The ability of phage to kill Pseudomonas in situ in the lungs of infected 8-week-old female BALB/c mice (n = 16) was also examined (Fig. 6). In this regard, lux tagging of Pseudomonas cells was very useful in monitoring the fate of these cells in the lungs of infected mice. The presence of Pseudomonas was evident in the lungs of both test and control mice 2 h after infection. The amount of light recorded in the control mice (without phage) increased 3-fold and reached its maximum level after 6 h. The amount of light recorded in mice treated with phage decreased significantly during the same period.
FIG 6 Mice (n = 8) were infected with nonmucoid P. aeruginosa MR299 (A) and mucoid NH57388A (mucoid strain) (B). Test mice (+) were treated with the phage mix (ϕMR299-2 and ϕNH-4B). Phage was given 2 h after the mice were infected with Pseudomonas. Control mice (−) did not receive the phage mix.


There has been increased interest in phage therapy as a means of combating bacterial lung infections. However, there is little information about the efficacy of bacteriophage in clearing Pseudomonas growing on CF lung tissue or in an animal model. It has been well documented that the CF lung environment causes normally motile, planktonic P. aeruginosa to form mucoid biofilms (3638). Our data show that 1 h after the addition of lux-tagged Pseudomonas cells to a CF epithelial monolayer, only a very low level of localized light was detected. The signal then increased over 100-fold in 24 h (Fig. 3). Washing the 24-h-old biofilm with MEM medium resulted in 25% reduction in the amount of light, indicating that 75% (2.6 × 107 to 5.4 × 107 CFU/well) of the Pseudomonas adhered as microcolonies over the entire surface of the CF cell monolayer. It is well documented in the literature that microcolony dispersal in Pseudomonas is a feature of biofilm maturation (3942).
To be effective, phage must be able to penetrate the biofilm exopolysaccharide. This may account for the fact that it took more time (22 to 24 h) for phage (at similar MOI) to clear Pseudomonas growing on CFBE41o- cells than the 5 to 6 h required to clear recently introduced planktonic cells from the lungs of infected mice. We observed proliferation of Pseudomonas cells in the lungs of mice in the absence of phage, whereas phage treatment prevented growth and reduced the bacterial load to a nondetectable level during the 6-h period. A recent study reported that the amount of light measured in mice infected with a lux-tagged Pseudomonas PAK strain also decreased over 6 h when phage PAK-P1 was administered 2 h after infection (24, 25). The amount of light increased in the control mice and in the mice that received a delayed phage treatment. The authors concluded that administering phage 2 h after infection was critical to resolving infection in the mouse model system and suggested that the efficacy of phage needed to be tested against biofilms.
One advantage of using phage to control bacterial infection is that they can replicate at the infection site (24). In addition to being a very effective way of clearing Pseudomonas, the use of a phage mix has another advantage over the use of a single phage in that it reduces the likelihood of a phage resistance population emerging. Different phages often use different bacterial receptors and therefore will require independent mutations to generate resistance to each phage (43). Consequently, unless mutants with generalized resistance mechanism evolve, a mix of different phages for which there is no cross-resistance should be able to prevent multiple phage resistance and provide indefinite control of bacterial population.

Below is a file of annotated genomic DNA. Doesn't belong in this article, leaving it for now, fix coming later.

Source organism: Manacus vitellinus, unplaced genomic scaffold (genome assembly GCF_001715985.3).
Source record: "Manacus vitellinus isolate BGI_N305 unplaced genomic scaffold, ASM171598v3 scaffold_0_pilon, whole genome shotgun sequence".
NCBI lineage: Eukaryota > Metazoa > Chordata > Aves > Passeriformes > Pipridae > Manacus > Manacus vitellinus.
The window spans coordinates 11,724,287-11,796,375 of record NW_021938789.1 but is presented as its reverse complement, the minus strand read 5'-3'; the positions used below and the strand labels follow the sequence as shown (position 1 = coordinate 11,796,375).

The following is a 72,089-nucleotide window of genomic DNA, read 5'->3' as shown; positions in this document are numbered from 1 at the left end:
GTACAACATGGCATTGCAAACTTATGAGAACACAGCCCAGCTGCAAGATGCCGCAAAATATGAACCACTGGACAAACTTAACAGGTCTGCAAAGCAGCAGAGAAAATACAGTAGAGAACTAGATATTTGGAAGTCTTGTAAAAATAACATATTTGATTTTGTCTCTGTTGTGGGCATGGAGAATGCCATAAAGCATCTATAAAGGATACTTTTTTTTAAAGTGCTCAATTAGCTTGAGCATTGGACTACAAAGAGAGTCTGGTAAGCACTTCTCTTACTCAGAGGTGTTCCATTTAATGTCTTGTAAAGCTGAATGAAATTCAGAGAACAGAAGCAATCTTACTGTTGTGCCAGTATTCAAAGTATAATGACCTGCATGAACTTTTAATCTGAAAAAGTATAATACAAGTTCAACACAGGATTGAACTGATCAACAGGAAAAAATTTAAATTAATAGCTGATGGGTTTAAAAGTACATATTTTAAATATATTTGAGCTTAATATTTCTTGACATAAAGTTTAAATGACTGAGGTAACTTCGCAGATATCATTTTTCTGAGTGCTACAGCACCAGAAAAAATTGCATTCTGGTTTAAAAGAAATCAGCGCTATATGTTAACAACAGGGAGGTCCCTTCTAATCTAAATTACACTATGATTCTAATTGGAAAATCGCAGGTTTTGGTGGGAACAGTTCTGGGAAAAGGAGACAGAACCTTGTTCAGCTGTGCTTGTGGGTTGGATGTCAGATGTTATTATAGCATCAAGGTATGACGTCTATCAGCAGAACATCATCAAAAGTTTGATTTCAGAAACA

In conclusion, this study demonstrates that Pseudomonas growing on a CF airway tissue monolayer could be killed by phage. Since chronic lung infections in CF patients are associated with Pseudomonas biofilms rather than planktonic cells, we anticipate that biofilm clearing from lungs of CF patients by bacteriophage might take place in a similar manner to that observed with the exopolysaccharide-producing microcolonies growing on an epithelial cell monolayer. Moreover, we subsequently demonstrate that the same phage mix was effective in killing the pathogen in the lungs of infected mice. Our study reinforces the growing interest in using phage therapy as a means of attacking multidrug-resistant CF infections.


Bacterial strains and culture conditions.

Pseudomonas strains isolated from CF patients and used in this study are shown in Table 1. LB medium was used throughout this study to culture Pseudomonas strains. A double-strength LB medium was made for phage isolation by doubling the weight of dry ingredients required to prepare single-strength LB broth. Cultures were grown at 37°C under aerobic conditions and shaking at 180 rpm. Solid media and soft agar overlays contained 1.5% and 0.7% agar (BD Difco, Oxford, United Kingdom), respectively.

Transformation of Pseudomonas with p16lux plasmid.

P. aeruginosa strains NH57388A (mucoid) and MR299 (nonmucoid) were transformed with p16Slux plasmid (44) by the method of Shen et al. (45). In brief, Pseudomonas strains were grown in LB medium at 37°C until an optical density (OD) at 600 nm of 0.8 is reached. To facilitate electroporation, Pseudomonas exopolysaccharide was digested by adding alginate-lyase (catalog no. A1603; Sigma, Japan) to a final concentration of 2 U ml−1. The cell enzyme mixture was incubated at 37°C for 30 min. The cells were centrifuged at 10,000 × g (4°C) for 10 min. The resultant pellet was washed twice with chilled electroporation buffer (containing 300 mM glucose, 5 mm CaCl2, and 25 mM HEPES in distilled water [pH 7.0]) and resuspended in 0.1 ml of buffer (1 × 109 to 1 × 1010 CFU/ml). These electrocompetent cells were mixed with 10 µl of p16Slux-tagged plasmid DNA (10 µg) and incubated on ice for 10 to 15 min. The mixture was immediately transferred to a chilled electroporation cuvette (0.2-cm electrode gap Gene-pulser cuvette; Bio-Rad, Hercules, CA) and subjected to a single voltage shock by applying a pulse with an ECM 630 BTX Harvard precision pulse apparatus (Holliston, MA) at the following settings: capacitor, 25 µF; resistor, 200 Ω; and voltage, 2.5 kV. Immediately after the electric shock, 900 µl of chilled SOC medium (catalog no. S1797; Sigma-Aldrich) was added to the mixture and incubated on ice for 10 min, followed by incubation at 30°C for 2 to 3 h. The cells were concentrated by centrifugation at 10,000 × g (room temperature), and transformants were obtained by plating cells on LB agar containing erythromycin (800 µg/ml) and incubating at a permissive temperature (30°C) for 24 to 48 h. Eryr colonies were checked for light emission using a VivoVision IVIS100 imaging system (Xenogen, Alameda, CA), luminescence was measured in relative light units (RLU) (in photons second−1), and the presence of p16Slux was confirmed by miniprep and restriction analyses. A standard curve was generated to determine the relationship between light measurements and CFU (see Fig. S3 and Table S2 in the supplemental material).